Cut the Cord

?Cut the cord? has become the rallying cry for those interested in abandoning cable television in favor of streaming online video to their phones, tablets, desktops and ??forsooth! ??televisions.

It?s an apt phrase, not merely for its echoes of severing the umbilical cord in the delivery room but for its metaphoric reach into that almond-shaped space in the Venn diagram between baptismal rebirth and outright renaissance.

There are variations, of course. Google indicates that ?cut the cable? is a fraternal twin. It also brings up a blogger who simply calls himself ?John,? who launched two years ago. John matter-of-factly identifies his online effort as ?the anti-COMCAST blog and resource site? and admits to having a ?chip on my shoulder? due to the layoff that affords him the free time to take on the ?fat bastards,? which presumably no longer fits his budget. Though his posts are sporadic, they are typically vitriolic and directed at discrediting and defaming the cable giant. Among them is a relatively recent analysis of a Houston news site story headlined ?Comcast Contractor Accused of Raping a Child,? replete with a mug shot.

Whether or not John?s informative if pungent tirades are justified (and they are to anyone who has ever made a phone call to Comcast?s customer service), they?re a bellwether of sorts and he?s not alone. Crystal Collins, the discount doyenne behind, doesn?t cast cable providers as evildoers, she does provide a gleeful step-by-step guide to cutting the cable, which, depending on your cable consumption needs, she claims can save one upwards of $600 a year. also show how to slice and dice one?s media diet, with additional info on where to stream your favorite live television feed.

With all this blogging and flogging of cable companies, cutting their core product might seem to be grassroots movement. However, one should keep in mind the fact that broadcast networks themselves have stoked much of the fervor by streaming their content directly to consumers via their respective websites, effectively sidestepping cable ??their one-time rival turned overlord (adjust a pair of rabbit ears lately? Yeah, didn?t think so).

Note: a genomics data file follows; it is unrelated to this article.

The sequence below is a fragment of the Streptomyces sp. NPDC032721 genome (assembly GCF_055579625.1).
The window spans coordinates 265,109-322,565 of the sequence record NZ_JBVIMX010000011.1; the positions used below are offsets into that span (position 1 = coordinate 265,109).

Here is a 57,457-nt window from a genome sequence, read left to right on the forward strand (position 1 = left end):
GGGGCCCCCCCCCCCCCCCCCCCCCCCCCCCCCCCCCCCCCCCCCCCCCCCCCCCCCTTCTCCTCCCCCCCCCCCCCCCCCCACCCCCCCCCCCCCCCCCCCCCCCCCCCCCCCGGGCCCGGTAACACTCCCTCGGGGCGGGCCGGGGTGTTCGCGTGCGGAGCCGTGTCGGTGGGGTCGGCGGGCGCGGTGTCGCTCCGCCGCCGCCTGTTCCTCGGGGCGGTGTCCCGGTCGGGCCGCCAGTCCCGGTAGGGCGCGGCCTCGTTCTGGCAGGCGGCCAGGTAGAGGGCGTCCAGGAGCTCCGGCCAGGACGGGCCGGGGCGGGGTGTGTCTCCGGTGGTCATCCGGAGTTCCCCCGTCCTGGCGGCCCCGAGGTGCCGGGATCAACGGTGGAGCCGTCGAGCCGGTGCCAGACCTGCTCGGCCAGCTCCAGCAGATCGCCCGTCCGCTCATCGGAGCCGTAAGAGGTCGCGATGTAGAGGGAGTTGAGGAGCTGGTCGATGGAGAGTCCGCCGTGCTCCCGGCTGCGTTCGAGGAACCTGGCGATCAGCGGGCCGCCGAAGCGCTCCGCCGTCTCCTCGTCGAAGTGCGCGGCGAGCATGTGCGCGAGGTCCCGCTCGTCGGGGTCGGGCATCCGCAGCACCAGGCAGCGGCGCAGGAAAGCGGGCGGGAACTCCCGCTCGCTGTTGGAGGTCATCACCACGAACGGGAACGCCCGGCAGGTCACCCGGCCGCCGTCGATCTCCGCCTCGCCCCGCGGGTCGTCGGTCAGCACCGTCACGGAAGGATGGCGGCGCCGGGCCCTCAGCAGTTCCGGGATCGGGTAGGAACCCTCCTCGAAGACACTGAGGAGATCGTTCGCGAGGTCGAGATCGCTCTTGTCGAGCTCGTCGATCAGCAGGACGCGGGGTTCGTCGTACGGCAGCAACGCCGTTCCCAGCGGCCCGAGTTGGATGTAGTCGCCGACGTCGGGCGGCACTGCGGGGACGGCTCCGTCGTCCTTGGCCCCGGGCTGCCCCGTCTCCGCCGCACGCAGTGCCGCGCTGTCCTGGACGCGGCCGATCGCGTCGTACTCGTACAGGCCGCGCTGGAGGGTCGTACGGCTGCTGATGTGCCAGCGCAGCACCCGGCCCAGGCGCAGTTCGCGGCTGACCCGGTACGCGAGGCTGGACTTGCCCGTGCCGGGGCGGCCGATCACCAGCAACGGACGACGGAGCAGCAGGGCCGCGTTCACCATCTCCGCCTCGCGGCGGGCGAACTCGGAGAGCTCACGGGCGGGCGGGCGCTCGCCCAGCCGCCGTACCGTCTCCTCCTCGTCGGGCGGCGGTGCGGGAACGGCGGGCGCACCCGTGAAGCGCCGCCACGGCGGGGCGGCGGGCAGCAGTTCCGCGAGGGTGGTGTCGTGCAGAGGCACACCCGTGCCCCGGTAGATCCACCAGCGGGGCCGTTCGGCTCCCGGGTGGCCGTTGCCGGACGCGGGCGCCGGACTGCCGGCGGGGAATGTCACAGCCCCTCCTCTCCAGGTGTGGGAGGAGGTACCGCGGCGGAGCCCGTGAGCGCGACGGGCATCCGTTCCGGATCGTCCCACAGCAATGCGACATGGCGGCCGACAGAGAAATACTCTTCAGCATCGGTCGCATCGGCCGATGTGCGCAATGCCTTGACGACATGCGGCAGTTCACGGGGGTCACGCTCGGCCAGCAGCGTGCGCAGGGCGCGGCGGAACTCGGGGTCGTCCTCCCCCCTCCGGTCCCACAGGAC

Moreover, Hulu is a consortium of a several networks ??NBC, itself owns over a 30 percent stake. This is ironic given the fact that Comcast now owns NBCUniversal (the merged version of the network and the studio). However, the Department of Justice mandated as part of Comcast?s acquisition, it ?must relinquish its management rights in Hulu? lest it ?interfere with the management of Hulu, and, in particular, the development of products that compete with Comcast?s video service.?

Comcast isn?t crying since they dominate much of the broadband market (at least locally). To wit, the cable behemoth still profits by the umbilical link through which the data that is, say, Parks and Recreation, comes tumbling. In fact, it?s a completely vertically-integrated strategy.? The revolution is being televised on the Internet, brought to you by the very entity against which you?re in revolt. Sort of like cutting off cable?s nose to stream its face.

Sign of the Times: FMRL Parking Edition

You know you’re legit when you not only have your own parking space but a big f-off sign saying so. Behold, the official FMRL Parking Sign. Now we no longer need to fight for parking with Danny Glover and his Carrie Productions, which, seriously, takes up 70% of the lot. Meh. Perhaps I’m just spiny because his crew hasn’t accepted my LinkedIn invitation to take on the Zaentz Media Center as the East Bay’s nexus of indie media-making. So be it, someday we will have TWO parking spaces and Carrie Productions’ parking lot domination will begin to crumble. Meanwhile, our street-parking initiative is in full-force ??soon you’ll have to sublet metered parking from us, for we are lords of space and time. Another hour, another dollar…

Twitter the “Mayor” of the Middle East?